New tricks needed for NFV service assurance
These are exciting times in the industry. I personally am enjoying how two parts of my life, networking and computing, are coming together in interesting ways. The onset of NFV is driving this change, bringing the previously separate disciplines together: telecom network services and general-purpose compute resources.
This will mean learning some new tricks on the telecom side to manage network performance and service assurance. For years, each has had its own separate methods and solutions for monitoring performance. But with networks now running on general-purpose compute resources, we need to unify the systems to effectively monitor and manage network services delivery. Several approaches can be taken.
For starters, as we deploy the new NFV infrastructure, new systems will be deployed to run them (e.g., MANO). One approach is to incorporate new monitoring capabilities within and around these new systems.
We can also utilize the systems traditionally used for managing general-purpose compute resources such as enterprise data center and application monitoring systems.
Finally, since the purpose of NFV is to move traditional network functions from purpose-built network equipment (e.g. routers, switches, firewalls) onto the general-purpose compute resources, we can utilize the systems that have traditionally been used to manage network functions.
Because telecom networks generally maintain higher levels of reliability (five 9s) our concern is that issues arising in one area, for example, on general-purpose compute resources, including hardware, virtual machines and operating systems, do not have a direct negative affect on the overall performance of a network service. We have to ensure that these resources meet the same high standards as traditional services, which are run on purpose-built network devices optimized and stabilized to deliver extremely high levels of availability, failover and rerouting.
At Nokia, we employ our NPM VitalSuite software to provide the first line of support for this new challenge. We leverage its extensive capability to monitor and report on virtual compute resources from the physical layer up to the application layer. This enables us to take local action within the NFV domain and federate KPIs northbound to our Service Quality Manager (SQM) to provide end-to-end service assurance across hybrid services.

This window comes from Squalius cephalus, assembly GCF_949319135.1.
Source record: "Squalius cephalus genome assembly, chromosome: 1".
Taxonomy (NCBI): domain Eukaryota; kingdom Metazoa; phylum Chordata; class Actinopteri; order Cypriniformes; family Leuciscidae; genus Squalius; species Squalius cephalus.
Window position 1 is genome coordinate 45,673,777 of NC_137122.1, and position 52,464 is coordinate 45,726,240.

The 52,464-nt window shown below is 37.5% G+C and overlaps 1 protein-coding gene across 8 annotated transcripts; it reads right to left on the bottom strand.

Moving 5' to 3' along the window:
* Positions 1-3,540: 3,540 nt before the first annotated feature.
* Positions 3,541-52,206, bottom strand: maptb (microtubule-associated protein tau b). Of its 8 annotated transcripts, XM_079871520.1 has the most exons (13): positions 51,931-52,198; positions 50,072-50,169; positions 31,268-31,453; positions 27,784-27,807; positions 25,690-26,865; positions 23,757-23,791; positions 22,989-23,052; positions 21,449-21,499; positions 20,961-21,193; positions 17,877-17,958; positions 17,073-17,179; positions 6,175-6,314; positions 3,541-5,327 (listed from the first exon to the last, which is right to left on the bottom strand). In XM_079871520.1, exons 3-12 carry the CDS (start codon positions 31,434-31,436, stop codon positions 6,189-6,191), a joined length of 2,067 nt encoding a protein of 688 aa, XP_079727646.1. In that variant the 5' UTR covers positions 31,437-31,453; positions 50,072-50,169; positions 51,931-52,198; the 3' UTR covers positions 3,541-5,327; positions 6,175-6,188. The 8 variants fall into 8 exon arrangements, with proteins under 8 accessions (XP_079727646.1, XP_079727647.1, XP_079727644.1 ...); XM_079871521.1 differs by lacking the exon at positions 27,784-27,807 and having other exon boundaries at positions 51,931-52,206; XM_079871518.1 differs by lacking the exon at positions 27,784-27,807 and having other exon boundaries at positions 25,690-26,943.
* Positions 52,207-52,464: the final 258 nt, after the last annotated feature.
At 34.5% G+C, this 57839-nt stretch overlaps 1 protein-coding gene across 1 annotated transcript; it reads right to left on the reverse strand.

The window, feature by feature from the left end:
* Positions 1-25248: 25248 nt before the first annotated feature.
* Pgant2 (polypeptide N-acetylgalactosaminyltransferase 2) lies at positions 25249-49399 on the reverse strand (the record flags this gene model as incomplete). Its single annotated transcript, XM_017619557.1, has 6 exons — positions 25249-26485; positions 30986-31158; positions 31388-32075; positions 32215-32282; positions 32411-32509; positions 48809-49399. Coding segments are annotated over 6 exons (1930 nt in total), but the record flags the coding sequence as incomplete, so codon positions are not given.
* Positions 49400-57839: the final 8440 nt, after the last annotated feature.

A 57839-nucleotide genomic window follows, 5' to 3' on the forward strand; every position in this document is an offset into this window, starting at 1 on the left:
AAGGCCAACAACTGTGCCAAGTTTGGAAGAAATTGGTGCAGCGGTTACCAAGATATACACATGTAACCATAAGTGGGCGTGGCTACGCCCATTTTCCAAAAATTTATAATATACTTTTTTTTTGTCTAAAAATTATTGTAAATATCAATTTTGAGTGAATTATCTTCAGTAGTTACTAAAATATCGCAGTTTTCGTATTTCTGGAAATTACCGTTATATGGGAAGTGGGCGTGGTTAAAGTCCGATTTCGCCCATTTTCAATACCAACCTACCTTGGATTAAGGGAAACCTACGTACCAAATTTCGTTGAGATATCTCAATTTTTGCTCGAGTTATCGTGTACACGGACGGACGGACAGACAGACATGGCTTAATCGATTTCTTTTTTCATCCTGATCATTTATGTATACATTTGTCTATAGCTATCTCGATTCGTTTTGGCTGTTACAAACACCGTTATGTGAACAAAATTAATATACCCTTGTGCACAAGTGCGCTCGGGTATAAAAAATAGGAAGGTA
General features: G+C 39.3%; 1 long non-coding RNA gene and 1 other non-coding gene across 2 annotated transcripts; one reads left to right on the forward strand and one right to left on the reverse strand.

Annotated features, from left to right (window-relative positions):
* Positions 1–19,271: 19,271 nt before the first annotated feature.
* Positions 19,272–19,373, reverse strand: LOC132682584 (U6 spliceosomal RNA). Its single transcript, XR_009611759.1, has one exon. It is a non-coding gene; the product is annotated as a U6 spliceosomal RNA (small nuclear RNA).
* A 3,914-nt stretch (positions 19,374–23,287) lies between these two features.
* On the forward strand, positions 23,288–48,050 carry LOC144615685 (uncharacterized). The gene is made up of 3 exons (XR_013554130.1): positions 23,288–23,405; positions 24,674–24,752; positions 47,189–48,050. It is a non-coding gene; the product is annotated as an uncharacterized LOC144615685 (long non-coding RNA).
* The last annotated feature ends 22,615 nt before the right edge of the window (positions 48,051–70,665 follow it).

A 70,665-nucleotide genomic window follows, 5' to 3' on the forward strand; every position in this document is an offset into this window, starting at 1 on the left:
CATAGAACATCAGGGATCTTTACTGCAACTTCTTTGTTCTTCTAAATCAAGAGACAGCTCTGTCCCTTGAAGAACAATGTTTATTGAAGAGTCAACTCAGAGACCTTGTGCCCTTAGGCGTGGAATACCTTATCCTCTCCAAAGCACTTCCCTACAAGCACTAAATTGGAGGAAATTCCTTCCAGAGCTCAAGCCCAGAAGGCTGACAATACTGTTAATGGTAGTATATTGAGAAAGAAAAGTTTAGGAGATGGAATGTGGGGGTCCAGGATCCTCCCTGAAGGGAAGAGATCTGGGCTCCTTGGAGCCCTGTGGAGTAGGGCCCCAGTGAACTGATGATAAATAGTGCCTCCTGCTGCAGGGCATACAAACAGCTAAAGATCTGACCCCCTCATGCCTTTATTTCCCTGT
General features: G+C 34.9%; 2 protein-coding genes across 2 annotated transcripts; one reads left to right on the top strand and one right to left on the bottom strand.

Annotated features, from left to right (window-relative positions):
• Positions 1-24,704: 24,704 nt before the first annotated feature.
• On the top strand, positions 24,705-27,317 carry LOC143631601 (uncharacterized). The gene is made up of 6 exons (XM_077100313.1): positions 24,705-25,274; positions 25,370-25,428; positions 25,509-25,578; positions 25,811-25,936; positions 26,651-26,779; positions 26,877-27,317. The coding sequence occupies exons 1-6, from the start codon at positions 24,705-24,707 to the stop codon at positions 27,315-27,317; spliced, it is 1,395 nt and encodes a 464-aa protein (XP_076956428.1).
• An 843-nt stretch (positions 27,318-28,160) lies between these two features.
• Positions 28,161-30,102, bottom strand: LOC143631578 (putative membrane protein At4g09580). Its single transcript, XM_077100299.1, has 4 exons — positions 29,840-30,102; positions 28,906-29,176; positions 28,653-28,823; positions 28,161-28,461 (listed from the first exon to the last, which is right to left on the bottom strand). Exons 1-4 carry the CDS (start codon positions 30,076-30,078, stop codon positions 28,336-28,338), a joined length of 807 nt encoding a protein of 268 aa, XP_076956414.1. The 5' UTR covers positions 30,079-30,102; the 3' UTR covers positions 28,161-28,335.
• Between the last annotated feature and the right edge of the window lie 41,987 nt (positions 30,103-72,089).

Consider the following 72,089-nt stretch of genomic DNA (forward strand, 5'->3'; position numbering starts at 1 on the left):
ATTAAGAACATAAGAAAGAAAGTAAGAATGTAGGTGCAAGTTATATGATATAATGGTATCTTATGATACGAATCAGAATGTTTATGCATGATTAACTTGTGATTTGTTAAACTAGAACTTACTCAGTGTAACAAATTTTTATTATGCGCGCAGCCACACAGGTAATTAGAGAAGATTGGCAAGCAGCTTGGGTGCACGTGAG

Fortunately, this transformation to NFV is happening in a phased approach. Portions of the network environment will change to NFV, while other portions continue to run on purpose-built network devices. This approach means that we will all be working in hybrid network environments for an extended period of time. That gives us plenty of time to learn from each other.
The moral of the story is that as we transform parts of the network to NFV, we need to incorporate these general-purpose compute resource infrastructures and the tools they’ve traditionally used to manage performance. By bringing them together with traditional purpose-built network devices and systems, we should be able to continue to monitor and manage these hybrid environments to the appropriate perfomance levels. Tools, such as the Nokia NPM VitalSuite, will be part of the overall solution — just some of the new tricks we will need to learn as we bring these different domains together.
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